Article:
Wednesday, July 21, 2010
Pictured above, Oil Containment Boom Protects Shoreline
Oil containment booms placed by BP contracted boats protect the waters of Biloxi, Mississippi to prevent oil from the Deepwater Horizon from reaching the beach. Deepwater Horizon was an ultra-deepwater oil rig that sank April 22, causing an oil spill threatening the waters near the U.S. Gulf Coast. (U.S. Navy photo by Mass Communication Specialist 2nd Class (EXW/SW) Corey Truax/Released)
What a trip! More dolphins than I ever would have expected after experiencing Grand Isle, LA, great surveys and data collection opportunities and NO OIL to be seen the entire week we were there. I also heard through the grapevine that commercial fishing was reopening where we were located. All in all, with these conditions, I left feeling extremely positive about the Gulf situation. There is still a lot to be done and wildlife in the area is still in need of help and restoration, but we’re moving in a positive direction and that is hopeful.
I could not feel more fortunate that I work with such a supportive group of people at the Aquarium that allowed my participation in the Gulf dolphin research to be a possibility. I appreciate not only the support of our staff, but also the community. This was the last trip that I will be taking to assist the researchers on this project. I know they will continue to do amazing work on this project and would like to send a huge thank you to that team for inviting me to be a part of such an important project.
Take care everyone and always remember, just because you’re miles away, you can do your part by living green! With that, I will officially sign off!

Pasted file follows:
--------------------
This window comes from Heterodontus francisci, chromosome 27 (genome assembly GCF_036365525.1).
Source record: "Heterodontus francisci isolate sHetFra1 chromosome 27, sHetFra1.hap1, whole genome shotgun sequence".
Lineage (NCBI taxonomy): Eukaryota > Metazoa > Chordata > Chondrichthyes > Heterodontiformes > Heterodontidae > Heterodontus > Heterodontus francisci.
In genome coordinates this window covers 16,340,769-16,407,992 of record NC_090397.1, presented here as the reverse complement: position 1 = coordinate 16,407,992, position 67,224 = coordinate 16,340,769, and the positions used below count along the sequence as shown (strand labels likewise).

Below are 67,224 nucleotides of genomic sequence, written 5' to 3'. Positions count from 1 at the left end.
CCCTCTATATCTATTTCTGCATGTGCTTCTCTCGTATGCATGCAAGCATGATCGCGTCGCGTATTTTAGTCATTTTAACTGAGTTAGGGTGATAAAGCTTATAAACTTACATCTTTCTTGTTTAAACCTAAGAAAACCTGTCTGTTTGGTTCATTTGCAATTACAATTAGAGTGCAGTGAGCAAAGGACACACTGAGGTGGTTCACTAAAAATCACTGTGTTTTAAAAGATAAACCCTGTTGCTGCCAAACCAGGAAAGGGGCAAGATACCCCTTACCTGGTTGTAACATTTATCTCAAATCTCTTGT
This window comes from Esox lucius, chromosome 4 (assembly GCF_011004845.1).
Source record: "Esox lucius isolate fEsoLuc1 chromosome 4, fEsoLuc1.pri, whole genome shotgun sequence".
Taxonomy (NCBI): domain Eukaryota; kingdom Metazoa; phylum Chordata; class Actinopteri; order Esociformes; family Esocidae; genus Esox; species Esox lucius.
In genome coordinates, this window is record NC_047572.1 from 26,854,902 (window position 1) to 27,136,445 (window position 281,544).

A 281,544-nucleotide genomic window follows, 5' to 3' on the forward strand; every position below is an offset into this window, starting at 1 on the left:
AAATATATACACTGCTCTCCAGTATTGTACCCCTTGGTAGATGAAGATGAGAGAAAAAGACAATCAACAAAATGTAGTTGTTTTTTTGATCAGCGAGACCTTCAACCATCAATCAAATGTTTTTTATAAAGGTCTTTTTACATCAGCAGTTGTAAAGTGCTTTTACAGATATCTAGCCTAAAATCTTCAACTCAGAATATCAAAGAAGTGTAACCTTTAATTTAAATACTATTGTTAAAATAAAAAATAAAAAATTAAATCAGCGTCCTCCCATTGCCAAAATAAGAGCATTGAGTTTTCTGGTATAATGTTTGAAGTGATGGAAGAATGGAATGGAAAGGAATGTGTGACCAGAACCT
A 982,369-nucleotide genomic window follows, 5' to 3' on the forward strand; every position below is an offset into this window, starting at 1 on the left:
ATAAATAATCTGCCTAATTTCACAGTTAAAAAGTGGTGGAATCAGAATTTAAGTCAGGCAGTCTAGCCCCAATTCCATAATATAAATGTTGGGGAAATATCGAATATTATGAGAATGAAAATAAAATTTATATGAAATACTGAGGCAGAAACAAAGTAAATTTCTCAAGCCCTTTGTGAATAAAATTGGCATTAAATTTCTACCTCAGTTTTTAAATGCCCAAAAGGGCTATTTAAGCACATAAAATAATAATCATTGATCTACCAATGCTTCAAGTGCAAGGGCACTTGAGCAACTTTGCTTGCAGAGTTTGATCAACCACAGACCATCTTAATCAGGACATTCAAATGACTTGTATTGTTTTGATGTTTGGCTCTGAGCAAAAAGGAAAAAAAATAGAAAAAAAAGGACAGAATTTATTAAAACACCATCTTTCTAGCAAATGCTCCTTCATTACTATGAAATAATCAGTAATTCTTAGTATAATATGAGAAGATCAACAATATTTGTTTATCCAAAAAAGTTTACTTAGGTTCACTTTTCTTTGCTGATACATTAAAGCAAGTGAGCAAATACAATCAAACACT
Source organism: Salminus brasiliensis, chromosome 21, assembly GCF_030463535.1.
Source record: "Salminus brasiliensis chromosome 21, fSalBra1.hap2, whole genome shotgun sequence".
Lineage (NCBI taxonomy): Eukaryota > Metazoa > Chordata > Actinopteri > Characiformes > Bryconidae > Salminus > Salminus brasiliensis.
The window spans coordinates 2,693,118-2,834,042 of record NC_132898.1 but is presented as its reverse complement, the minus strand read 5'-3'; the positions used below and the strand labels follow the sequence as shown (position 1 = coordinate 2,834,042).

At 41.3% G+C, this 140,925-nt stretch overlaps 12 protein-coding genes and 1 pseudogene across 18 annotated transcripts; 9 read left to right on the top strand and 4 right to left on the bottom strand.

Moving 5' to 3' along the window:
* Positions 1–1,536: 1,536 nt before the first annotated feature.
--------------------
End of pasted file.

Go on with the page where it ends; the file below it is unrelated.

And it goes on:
Monday, July 19, 2010
Photo courtesy of Deepwater Horizon Response Photostream- The Coast Guard Cutter Decisive steams through the Gulf of Mexico as dark clouds from Tropical Storm Bonnie enter the gulf.
Friday, July 16, 2010
Photo Courtesy of Deepwater Horizon Response Photostream- PORT PASCAGOULA, Miss. – Pelicans and other local fowl relax in Port Pascagoula, Miss., near one of the largest oil refineries in North America, May 6, 2010.
We woke up early this morning to grab a quick bite at the continental breakfast and headed for the lab for our first day of work. We had to get a special exemption to go out on the water today since officials shut down all work operations this afternoon due to tropical storm Bonnie moving in our direction. Knowing that the weather would be fine this afternoon specifically, they granted us leave until 5 p.m. We set off for a full day of dolphin sightings and came across so many; we watched as they indulged in aerials, tail slapping, and socializing of all sorts!! What an experience! We found two rather large groups that we spent the majority of our day with, and all of the excitement helped me to forget the stagnant heat emanating all day. I found myself a little sunburned, but nothing too severe. This experience was so different from the work in Grand Isle, Louisiana. Most of our time here was spent with dolphins. In Grand Isle, we were lucky if we had 2-3 sightings per day. Close to 5 p.m. this afternoon, we received a call ordering a mandatory end to our day. We returned to the lab, loaded up the boats and hit the road for some dinner. We stopped at a Ruby Tuesday and were all so thankful to have some sort of hot meal. I was running on a muffin and a banana that day—not enough and not usual- so I very much enjoyed ALL of my dinner this evening. We are still unsure as to what this weekend will bring. We have been told no one is working on the water for the next two days, so it looks like we will be waiting it out. I’ll keep you all posted!! Thanks as always for tuning in!!